12

In my DOM in AngularJS, I am using an ng-include inside a ng-repeat directive. It is loading the HTML just fine. Anyway, an issue I have is that I'm using JQuery (latest version) to bind a few mouse over and mouse click events on elements in the DOM with the same class as those added to the DOM by the ng-repeat and include. JQuery doesn't seem to apply the event handlers to the new DOM addition, though.

In previous versions .live() seemed to do what I want, but it has been removed in the latest version. Should I clear the bindings on the elements and re-create them every time the DOM has additional elements of the class added?

3

3 Answers 3

31

Answer here:

This is a multifaceted question. First of all, all jQuery code events should use $scope.$apply to execute angularjs code as expected. Example:

jQuery(selector).someEvent(function(){
    $scope.$apply(function(){
      // perform any model changes or method invocations here on angular app.
    });
});

In the latest version of jQuery, in order to have events that update based on DOM changes, you want to 1. Get a selector for the nearest parent element (ex):

<div class="myDiv">
<div class="myDynamicDiv">
</div>
<!-- Expect that more "myDynamicDiv" will be added here -->
</div>

In this case, your parent selector would be ".myDiv", and your child selector would be .myDynamicDiv.

Thus, you want jQuery to have the events on the PARENT of the element so if the child elements change, it will still work:

$('.myDiv').on("click", ".myDynamicDiv", function(e){
      $(this).slideToggle(500);
      $scope.$apply(function(){
           $scope.myAngularVariable = !$scope.myAngularVariable;
      });
});

Notice that the $scope.$apply() is used in order to enable jQuery to access those angular variables.

Hope this helps! Christian

4
  • Did you mean $apply everywhere instead of $run? Also, a more Angular way to do this would be to write a directive that handles the animation. The directive's link function could bind to the click event, or ng-click could be used in the template. The click event handler would be a $scope function (defined in the directive's controller or link function) that performed the animation and $scope property change. Feb 4, 2013 at 21:10
  • Right, you could have a directive, but if you want to use jQuery with dynamically updating DOM elements (which is really what this question is about) this is how you do it. If you're also using angular you can use $scope.$run to access angular stuff from within jQuery. Feb 4, 2013 at 21:13
  • @MarkRajcok It is $scope.$apply, by the way Jun 25, 2013 at 22:41
  • Thanks for the tip about binding events to the parent to watch for child element changes! It helped in my situation, where the older version of the app used raw jQuery to bind, and now we're gradually introducing angular to render the pages. The jQuery bindings were happening before angular rendered the view, so nothing was happening.
    – cloudberry
    Apr 22, 2015 at 8:46
2

disclaimer: I have been learning angular myself so these are basically just half-educated guesses.

First, consider using angular directives for the job as stated by Bertrand and Mark.

Second, make sure that jquery gets loaded before angular, see here.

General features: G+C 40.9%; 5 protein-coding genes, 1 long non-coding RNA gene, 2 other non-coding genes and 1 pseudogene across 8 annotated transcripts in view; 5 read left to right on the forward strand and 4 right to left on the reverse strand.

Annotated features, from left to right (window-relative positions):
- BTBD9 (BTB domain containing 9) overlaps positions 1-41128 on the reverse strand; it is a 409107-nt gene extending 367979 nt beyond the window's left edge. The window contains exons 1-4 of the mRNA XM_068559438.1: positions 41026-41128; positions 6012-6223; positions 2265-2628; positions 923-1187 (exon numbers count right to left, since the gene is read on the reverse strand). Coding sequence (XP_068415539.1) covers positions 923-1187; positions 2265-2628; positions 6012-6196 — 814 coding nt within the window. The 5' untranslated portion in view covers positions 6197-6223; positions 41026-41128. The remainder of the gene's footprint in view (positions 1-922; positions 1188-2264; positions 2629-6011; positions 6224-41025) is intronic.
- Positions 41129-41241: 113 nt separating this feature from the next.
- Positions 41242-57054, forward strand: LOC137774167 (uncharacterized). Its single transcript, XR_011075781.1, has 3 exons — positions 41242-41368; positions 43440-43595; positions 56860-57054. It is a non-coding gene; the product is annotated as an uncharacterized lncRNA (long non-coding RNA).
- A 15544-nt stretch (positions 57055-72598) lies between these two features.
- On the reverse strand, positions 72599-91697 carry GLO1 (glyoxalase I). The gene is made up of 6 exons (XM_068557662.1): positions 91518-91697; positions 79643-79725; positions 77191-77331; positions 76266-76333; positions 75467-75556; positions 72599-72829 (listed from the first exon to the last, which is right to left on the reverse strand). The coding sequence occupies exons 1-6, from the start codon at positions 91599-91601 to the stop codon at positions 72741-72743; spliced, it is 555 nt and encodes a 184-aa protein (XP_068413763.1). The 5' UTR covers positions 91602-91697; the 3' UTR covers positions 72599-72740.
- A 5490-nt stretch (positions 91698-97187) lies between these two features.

Third, it might be a (dynamic) binding issue, see here.

Please, feedback.

0
0

This question has already been nicely answered by Christian Stewart, but I just wanted to add something to his response.

I use the following code, and add the "cssClickableIcon" class to my buttons, so that when the user clicks on a button (or a div control), it shrinks inwards slightly.

enter image description here

It's a little tweak, but has a really nice effect on a webpage. You really feel as though the webpage is more interactive, rather than flat, and that you have clicked on the control.

//  Make the buttons "bounce" when they're clicked on
$('body').on("mousedown", ".cssClickableIcon", function (e) {
    $(this).css("transform", "scale(0.9)"); 
});
$('body').on("mouseup", ".cssClickableIcon", function (e) {
    $(this).css("transform", "");
});

Because this uses jQuery's on function, this does work with buttons or other DOM elements created by an AngularJS ng-repeat command.

And, of course, if you're using Bootstrap's own button CSS classes, you can easily add this effect across all of your Bootstrap/Angular buttons using this:

$('body').on("mousedown", ".btn", function (e) {
    $(this).css("transform", "scale(0.9)"); 
});
$('body').on("mouseup", ".btn", function (e) {
    $(this).css("transform", "");
});

I love this effect so much, and it's such a simple thing to add !

Update

Christian Stewart suggested using CSS instead of jQuery, and he's absolutely right...

So, you can achieve the same effect using just this simple CSS:

.btn:active {
    transform: scale(0.9);
}
3
  • 1
    You can just do this with CSS selectors, rather than slow JavaScript. developer.mozilla.org/en-US/docs/Web/CSS/:active Feb 5, 2017 at 21:36
  • Excellent tip ! I didn't realise ":active" would have the same effect (and still work with Angular-created DOM elements). I've updated my article to show how to do this. Many thanks !! Feb 6, 2017 at 8:25
  • Np! You'll find that any CSS works with any dom elements no matter how they're created :) Feb 6, 2017 at 22:24

Your Answer

By clicking “Post Your Answer”, you agree to our terms of service, privacy policy and cookie policy

Not the answer you're looking for? Browse other questions tagged or ask your own question.